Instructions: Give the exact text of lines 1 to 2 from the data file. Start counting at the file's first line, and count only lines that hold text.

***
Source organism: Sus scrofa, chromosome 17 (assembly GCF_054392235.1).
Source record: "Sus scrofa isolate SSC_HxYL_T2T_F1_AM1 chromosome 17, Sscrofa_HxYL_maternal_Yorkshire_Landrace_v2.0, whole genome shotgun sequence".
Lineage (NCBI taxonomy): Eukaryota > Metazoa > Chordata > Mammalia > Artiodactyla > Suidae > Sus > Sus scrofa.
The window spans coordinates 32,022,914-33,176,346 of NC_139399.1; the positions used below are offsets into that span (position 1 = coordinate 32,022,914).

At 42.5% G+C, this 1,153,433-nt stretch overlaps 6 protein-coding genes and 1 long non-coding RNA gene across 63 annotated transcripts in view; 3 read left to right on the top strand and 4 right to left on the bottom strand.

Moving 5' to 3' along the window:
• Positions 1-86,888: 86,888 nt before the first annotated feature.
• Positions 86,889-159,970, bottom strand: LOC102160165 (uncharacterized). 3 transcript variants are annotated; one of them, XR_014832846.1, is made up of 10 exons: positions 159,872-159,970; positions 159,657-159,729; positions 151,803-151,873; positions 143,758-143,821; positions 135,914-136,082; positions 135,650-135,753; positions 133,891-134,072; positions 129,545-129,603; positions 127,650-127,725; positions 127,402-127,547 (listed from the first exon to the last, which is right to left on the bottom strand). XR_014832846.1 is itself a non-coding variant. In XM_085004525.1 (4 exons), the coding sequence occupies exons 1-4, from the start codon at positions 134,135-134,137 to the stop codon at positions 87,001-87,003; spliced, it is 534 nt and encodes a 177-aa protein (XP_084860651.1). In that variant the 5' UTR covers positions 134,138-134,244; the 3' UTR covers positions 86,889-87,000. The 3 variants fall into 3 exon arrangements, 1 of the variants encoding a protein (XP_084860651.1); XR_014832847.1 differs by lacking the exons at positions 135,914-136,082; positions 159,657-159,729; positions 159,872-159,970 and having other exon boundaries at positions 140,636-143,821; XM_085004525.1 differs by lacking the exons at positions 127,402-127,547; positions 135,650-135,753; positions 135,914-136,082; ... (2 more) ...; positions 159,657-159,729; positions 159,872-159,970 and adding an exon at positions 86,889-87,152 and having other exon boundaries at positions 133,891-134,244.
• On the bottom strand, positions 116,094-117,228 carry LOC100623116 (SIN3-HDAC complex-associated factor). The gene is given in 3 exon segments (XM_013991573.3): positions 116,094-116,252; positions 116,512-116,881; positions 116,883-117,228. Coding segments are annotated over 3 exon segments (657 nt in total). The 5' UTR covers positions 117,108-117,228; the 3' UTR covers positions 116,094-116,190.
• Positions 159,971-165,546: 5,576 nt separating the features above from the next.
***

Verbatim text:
Source organism: Sus scrofa, chromosome 17 (assembly GCF_054392235.1).
Source record: "Sus scrofa isolate SSC_HxYL_T2T_F1_AM1 chromosome 17, Sscrofa_HxYL_maternal_Yorkshire_Landrace_v2.0, whole genome shotgun sequence".